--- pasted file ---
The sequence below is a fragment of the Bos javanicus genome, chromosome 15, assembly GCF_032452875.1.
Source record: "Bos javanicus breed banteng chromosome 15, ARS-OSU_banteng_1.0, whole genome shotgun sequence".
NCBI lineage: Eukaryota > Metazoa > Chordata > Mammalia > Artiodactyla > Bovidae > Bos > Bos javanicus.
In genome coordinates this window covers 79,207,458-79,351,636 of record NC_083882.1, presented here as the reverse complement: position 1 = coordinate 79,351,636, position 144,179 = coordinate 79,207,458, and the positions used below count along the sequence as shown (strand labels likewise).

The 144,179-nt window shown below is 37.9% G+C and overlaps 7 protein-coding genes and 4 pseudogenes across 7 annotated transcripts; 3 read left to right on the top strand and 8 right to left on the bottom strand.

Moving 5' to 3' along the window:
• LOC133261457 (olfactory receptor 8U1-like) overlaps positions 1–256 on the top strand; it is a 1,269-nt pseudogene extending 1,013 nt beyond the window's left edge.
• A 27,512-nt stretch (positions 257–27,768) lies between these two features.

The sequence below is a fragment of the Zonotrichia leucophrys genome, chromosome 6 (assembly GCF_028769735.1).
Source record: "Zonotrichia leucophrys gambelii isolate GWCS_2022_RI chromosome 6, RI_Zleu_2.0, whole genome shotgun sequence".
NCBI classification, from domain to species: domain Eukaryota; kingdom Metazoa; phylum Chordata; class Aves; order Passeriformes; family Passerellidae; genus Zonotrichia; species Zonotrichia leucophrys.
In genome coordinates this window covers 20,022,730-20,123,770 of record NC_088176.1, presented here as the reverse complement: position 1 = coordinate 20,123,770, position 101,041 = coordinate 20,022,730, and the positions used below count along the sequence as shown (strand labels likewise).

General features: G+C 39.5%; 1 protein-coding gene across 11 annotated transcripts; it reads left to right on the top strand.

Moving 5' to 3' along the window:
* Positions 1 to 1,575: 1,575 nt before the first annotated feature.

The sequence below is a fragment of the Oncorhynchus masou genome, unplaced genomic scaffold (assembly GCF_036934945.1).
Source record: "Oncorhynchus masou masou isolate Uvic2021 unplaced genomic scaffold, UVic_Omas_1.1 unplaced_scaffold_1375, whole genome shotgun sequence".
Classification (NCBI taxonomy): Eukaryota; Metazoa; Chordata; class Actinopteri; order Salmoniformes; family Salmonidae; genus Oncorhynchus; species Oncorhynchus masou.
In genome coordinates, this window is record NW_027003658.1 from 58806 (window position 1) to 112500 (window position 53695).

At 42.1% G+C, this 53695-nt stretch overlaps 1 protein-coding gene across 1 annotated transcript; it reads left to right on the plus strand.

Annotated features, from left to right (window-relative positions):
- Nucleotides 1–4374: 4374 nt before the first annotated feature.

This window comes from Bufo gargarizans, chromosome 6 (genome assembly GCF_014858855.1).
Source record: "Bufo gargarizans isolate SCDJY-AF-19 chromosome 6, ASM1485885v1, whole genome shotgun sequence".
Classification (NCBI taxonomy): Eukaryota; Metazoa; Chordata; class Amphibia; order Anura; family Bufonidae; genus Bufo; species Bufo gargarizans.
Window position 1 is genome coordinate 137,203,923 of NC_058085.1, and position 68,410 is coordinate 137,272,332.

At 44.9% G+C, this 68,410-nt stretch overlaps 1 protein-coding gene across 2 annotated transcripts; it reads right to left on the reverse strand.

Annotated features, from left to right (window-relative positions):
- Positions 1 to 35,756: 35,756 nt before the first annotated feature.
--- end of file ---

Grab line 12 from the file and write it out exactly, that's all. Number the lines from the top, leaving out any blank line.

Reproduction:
In genome coordinates this window covers 20,022,730-20,123,770 of record NC_088176.1, presented here as the reverse complement: position 1 = coordinate 20,123,770, position 101,041 = coordinate 20,022,730, and the positions used below count along the sequence as shown (strand labels likewise).